Last time we looked into what ISO 8583 is, the message and field structures, and how to use the example base schemas to work with the financial messages within Rational® Integration Tester. In this article we will step through an example scenario, to do this we are imagining an ATM (Automatic Teller Machine) connecting through a TCP network to a core banking system, we will look at modelling this and how to test and simulate an ISO 8583 transaction message step by step.


Configuring the proxy

In our imaginary system the ATM normally connects to the core banking system over TCP on port 60000, in order for us to be able to observe communications we need to configure the RIT proxy server appropriately and have the client application address this instead. We do this by adding forwarding rule to RIT HTTP/TCP proxy:

  1. Using any text editor, open the registration.xml file that is available in <Rational Integration Tester Platform Pack installation directory>/httptcp location
  2. Add a TCP forwarding rule for the destination address and specify the proxy port.

    Note: The host name or the IP address specified for the bind attribute determines which network interface the proxy will listen on. We use the following:
    <forward bind=”localhost:55555″ destination=”localhost:60000″ />

  3. Save your changes and restart the RIT HTTP/TCP proxy server.

Modelling the System Under Test

In Rational Integration Tester we start by modelling the system under test, for this we use components, operations and logical connections to endpoints that are used by tests and stubs so that those assets are reusable across multiple environments.

  1. Open the Logical View of the Architecture School perspective of Rational Integration Tester
  2. On the toolbar of the Logical View, click General >Service Component. Enter a name for service component that we are creating, we use “Cash Machine” in this example
  3. Make sure the newly created component is selected
  4. Next, click General > TCP Connection to create a TCP Connection, the new resource window is displayed. Enter a name for the connection and click OK, we use “ATM Network” in this example
  5. A corresponding Physical resource will have been created for our current environment

Configuring the physical TCP Server

As the physical resource has been created we can now update the settings that represent the end point within this environment.

  1. Staying in the Logical View of the Architecture School perspective, Right-click on “ATM Network” TCP Connection and click “Physical Resource” in the pop-up menu
  2. The Name field will have the same value as the logical resource, you can change this something more meaningful for this connection or clear it out as desired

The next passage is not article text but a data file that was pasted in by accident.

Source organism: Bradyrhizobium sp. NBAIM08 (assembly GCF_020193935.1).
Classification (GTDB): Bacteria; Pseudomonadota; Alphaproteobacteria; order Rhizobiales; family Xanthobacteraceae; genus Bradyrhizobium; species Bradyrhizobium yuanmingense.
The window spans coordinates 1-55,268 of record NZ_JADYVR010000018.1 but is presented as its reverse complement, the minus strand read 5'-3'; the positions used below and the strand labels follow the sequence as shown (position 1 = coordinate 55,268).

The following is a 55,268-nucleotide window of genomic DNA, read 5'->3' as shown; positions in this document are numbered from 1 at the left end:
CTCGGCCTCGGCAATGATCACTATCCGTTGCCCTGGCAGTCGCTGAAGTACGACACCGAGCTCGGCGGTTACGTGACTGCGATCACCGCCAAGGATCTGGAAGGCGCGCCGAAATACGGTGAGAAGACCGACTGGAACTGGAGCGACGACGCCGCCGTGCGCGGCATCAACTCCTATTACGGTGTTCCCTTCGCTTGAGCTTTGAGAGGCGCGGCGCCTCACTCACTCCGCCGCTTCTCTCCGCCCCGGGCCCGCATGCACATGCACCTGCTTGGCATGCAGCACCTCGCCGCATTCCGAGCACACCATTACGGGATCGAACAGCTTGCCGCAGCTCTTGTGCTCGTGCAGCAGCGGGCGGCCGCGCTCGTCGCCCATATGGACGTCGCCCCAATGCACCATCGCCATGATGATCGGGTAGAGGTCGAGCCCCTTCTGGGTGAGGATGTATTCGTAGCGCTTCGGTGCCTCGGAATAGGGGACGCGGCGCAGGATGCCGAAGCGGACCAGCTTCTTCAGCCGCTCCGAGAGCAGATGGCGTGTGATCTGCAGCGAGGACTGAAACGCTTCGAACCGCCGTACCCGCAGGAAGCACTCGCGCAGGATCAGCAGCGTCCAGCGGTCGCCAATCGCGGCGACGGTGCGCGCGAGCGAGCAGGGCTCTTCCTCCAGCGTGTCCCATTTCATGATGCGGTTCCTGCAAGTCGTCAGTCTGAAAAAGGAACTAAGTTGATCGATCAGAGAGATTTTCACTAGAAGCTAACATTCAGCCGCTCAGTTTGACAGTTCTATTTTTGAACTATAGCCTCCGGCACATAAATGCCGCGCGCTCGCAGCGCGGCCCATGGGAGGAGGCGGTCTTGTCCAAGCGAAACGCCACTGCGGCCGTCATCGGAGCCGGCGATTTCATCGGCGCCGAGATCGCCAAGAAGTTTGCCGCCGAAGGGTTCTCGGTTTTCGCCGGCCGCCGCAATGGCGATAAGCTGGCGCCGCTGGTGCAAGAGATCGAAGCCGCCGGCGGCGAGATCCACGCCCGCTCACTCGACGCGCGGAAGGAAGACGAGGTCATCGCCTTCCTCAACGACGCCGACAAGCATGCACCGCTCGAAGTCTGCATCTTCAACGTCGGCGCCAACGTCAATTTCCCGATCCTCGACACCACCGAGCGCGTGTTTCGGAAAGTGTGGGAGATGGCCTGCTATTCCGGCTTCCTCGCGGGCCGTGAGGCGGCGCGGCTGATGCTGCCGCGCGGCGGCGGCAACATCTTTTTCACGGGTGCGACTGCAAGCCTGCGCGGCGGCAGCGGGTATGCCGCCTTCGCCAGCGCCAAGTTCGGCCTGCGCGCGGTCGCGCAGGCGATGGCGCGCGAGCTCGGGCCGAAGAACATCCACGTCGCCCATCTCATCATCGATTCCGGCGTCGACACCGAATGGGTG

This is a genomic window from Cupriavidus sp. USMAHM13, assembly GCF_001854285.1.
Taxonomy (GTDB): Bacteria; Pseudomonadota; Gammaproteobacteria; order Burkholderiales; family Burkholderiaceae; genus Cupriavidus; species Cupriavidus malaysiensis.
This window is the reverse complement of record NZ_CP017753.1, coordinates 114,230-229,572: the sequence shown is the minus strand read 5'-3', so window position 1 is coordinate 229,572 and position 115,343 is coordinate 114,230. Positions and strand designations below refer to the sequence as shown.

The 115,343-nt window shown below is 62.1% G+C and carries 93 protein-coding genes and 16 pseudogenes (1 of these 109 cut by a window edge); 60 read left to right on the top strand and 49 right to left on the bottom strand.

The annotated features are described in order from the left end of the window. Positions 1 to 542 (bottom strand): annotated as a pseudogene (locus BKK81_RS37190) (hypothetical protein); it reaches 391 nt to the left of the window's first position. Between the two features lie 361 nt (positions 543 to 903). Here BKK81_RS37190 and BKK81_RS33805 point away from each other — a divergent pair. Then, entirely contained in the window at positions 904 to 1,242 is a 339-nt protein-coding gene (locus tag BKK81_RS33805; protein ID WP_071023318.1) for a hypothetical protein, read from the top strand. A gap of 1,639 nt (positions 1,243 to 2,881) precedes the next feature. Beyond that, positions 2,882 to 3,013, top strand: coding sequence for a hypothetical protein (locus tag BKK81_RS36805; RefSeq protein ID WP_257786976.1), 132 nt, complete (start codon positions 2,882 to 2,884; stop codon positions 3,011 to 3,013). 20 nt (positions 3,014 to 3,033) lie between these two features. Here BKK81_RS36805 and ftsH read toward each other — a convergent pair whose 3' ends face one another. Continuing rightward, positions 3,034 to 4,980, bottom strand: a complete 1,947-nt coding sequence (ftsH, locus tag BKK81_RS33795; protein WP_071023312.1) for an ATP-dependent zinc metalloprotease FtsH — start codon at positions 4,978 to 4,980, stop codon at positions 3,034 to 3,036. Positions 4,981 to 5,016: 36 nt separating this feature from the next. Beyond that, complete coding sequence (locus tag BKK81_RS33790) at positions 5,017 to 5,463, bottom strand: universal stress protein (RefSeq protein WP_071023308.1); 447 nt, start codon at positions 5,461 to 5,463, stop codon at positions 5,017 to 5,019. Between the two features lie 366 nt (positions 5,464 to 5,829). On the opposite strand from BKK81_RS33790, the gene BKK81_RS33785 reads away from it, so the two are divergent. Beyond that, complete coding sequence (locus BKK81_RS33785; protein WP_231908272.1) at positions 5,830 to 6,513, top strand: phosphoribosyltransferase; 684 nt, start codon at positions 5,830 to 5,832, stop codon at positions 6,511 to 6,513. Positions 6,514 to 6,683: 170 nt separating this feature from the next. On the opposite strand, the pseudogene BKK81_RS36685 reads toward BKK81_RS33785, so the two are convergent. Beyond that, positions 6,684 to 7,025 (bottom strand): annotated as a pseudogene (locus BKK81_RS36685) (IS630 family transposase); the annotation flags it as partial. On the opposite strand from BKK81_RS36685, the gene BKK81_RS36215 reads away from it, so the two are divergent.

3. Click Settings, fill the Hostname and port. These settings are used to create the rule that defines what TCP traffic to record. For our example:

    Hostname: localhost

    Port: 60000

  4. Click Client to configure the proxy settings of the transport, this allows RIT to send its traffic via the proxy and allows us to observe what is happening more easily. For example:

    Hostname: localhost

    Port: 55555

  5. Click Packetizer to configure the application layer settings of the transport. Select Type as “Length”, check the “Update outbound message with packet details below” check box so that messages RIT generates will have the correct values set.
  6. Keep other options as default and click OK.
  • Click Test Transport button to verify that the connection works. Click OK.

  • Defining an operation to test and virtualize

    Now that we have our Cash Machine component we can model one of the operations that it provides.

    1. Select the “Cash Machine” component
    2. Add an operation by clicking General > Operation. Fill in a suitable name “Withdrawl”.
    3. Double click the new resource to configure the settings
    4. Under the Message Exchange Pattern tab, select Binding Transport as “ATM Network” and schemas for the Request/Reply model using the ISO 8583 schema that you imported from the earlier article
    5. Click OK and we have our system modeled.

    6. The modeled system

      The modeled system

    Creating a stub from MEP

    As we have no existing system in our example we will start by creating a virtual service that provides the “Withdrawl” functionality in the system that we have just modeled.

    1. Open the Test Factory perspective, select the operation that the stub will be for
    2. Right-click the operation and select New > Stubs > Stub using MEP from the menu
    3. Provide a name for the new stub when prompted, here we use “Funds Available” as the example name, click OK. The new stub is opened for editing and includes a transition for the selected operation